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Tech Industry

This Day in Tech: YouTube adds editing tools; Microsoft asks for Mango apps

Too busy to keep up with the tech news? Here are some of the more interesting stories from CNET and elsewhere for Wednesday, September 14.

Too busy to keep up with the tech news? Here are some of the more interesting stories from CNET and elsewhere for Wednesday, September 14.

• Venture capitalist John Doerr introduces a new social network called Erly, which is built around "experiences." Hulu's founder, Eric Feng, is behind the new service.

• Marc Andreessen's venture capital firm and others are interested in buying Yahoo. "Sources familiar with the situation said the pair (Andreessen and Ben Horowitz) have become increasingly intrigued by the situation at Yahoo and believe that its assets and brand are still strong, despite its management turmoil in recent years," All Things D reports.

• YouTube adds video-editing tools that let users make quick fixes, even after videos are added to the site.

• PayPal wants to be a "one-stop shop" for merchants with its new payments platform for businesses. "PayPal is re-imagining money and making it work better for merchants and consumers--whatever device you're on, wherever you are in the world, and however you prefer to pay (whether that's cash, credit, or installments)," PayPal President Scott Thompson said in a blog post.

• At its Build developer conference, Microsoft tells programmers that it is rethinking, rebuilding, and reimagining the company. The company tells app developers to submit Mango apps to its Marketplace--like ASAP. There have been 500,000 downloads of Windows 8 since last night.

• Discounted Missoni clothing causes Target's Web site to crash.

• Turns out only 4 percent of the top million Web sites are porn sites.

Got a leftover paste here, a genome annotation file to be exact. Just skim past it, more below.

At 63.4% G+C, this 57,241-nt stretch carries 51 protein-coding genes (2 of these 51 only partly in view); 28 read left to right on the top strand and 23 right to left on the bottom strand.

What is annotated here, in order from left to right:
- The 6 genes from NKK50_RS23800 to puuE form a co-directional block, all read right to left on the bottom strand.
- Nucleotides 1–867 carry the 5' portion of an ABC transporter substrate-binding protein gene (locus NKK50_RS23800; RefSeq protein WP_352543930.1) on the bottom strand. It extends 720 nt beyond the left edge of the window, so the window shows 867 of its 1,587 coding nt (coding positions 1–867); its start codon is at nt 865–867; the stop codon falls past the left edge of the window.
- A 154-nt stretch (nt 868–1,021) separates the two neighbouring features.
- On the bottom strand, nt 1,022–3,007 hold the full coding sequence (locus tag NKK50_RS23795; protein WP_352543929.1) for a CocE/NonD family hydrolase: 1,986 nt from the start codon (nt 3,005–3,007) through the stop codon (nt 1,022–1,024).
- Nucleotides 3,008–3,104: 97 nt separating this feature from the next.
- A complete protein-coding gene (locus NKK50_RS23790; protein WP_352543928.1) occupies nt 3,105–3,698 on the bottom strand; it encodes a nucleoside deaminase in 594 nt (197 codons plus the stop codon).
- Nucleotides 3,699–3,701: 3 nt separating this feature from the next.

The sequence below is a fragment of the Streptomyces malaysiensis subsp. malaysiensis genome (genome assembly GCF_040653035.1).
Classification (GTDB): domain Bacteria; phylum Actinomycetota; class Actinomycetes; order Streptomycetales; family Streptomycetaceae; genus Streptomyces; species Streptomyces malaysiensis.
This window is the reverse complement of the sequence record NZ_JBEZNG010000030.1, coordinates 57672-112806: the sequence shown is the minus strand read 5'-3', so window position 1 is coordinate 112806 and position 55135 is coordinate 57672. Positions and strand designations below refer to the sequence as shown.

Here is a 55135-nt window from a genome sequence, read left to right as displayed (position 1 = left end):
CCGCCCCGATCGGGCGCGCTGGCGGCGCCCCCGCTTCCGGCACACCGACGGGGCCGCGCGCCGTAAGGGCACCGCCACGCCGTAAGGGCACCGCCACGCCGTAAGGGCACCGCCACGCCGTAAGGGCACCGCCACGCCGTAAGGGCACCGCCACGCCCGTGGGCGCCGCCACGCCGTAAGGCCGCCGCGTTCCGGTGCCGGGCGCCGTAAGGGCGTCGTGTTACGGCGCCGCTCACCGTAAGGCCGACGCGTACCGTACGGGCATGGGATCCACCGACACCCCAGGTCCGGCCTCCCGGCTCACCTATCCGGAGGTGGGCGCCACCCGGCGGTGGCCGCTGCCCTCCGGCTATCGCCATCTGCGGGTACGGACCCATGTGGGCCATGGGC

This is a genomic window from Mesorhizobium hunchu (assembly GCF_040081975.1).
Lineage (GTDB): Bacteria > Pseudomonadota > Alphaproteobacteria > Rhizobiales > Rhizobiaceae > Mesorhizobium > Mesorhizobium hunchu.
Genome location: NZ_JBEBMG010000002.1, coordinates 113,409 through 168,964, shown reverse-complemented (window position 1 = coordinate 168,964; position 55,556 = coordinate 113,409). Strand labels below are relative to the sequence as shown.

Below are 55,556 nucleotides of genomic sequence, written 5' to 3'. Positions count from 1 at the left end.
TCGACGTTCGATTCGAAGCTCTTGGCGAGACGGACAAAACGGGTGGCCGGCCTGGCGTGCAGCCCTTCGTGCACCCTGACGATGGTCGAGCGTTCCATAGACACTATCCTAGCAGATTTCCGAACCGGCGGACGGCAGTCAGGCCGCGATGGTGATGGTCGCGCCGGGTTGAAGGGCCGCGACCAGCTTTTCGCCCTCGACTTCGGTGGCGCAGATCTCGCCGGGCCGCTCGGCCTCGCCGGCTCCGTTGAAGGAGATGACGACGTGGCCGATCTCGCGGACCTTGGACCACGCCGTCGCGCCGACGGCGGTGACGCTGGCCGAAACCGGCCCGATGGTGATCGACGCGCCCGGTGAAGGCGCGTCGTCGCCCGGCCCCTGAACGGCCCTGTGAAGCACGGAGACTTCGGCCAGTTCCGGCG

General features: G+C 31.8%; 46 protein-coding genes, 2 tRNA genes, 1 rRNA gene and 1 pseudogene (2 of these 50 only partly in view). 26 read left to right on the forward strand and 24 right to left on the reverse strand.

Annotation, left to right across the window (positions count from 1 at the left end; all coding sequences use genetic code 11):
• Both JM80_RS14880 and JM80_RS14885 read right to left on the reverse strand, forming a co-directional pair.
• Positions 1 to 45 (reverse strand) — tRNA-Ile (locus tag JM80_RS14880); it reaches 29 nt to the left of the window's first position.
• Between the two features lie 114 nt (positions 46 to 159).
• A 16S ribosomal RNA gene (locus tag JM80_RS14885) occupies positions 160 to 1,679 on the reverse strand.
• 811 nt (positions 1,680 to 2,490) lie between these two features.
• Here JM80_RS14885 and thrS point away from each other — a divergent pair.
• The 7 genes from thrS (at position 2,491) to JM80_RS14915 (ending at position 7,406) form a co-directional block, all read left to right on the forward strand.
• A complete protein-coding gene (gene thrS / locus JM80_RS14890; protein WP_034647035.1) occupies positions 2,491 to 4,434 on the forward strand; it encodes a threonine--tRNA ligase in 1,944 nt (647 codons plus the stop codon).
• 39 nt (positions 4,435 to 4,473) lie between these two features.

• Facebook is becoming more Twitter-like. The social network adds a subscribe feature so users can follow others who choose to share their feed publicly.

• Google goes on a patent-shopping spree. The search giant buys 1K IBM patents for Android defense in smartphone lawsuits.

• AOL, Microsoft, and Yahoo are teaming up on ad deals in a competitive play on Google and Facebook. Forbes' media reporter Jeff Bercovici writes: "Facebook and Google are hoarding it all to themselves. Any why shouldn't they, when you consider that internet users now spend more than four times as much time on social networks as they do on portal sites? Joining forces won't reverse any of these trends, but it just might buy them a little time to find a strategy that will work."

• Best Buy is getting into energy management with new grid technologies that will improve home energy efficiency and give customers the option of having more control over their energy usage at home.

• If you're allergic to Wi-Fi, you might want to consider relocating to Green Bank, W. Va. People who have electromagnetic hypersensitivity to cellular and Wi-Fi signals are going to this small town to get some relief from their symptoms. CNET reports: "Green Bank may sound like geek hell, but it's heaven for people who believe electromagnetic radiation makes them sick. The BBC chatted with a couple of these refugees from technology and they described symptoms ranging from physical pain to fatigue."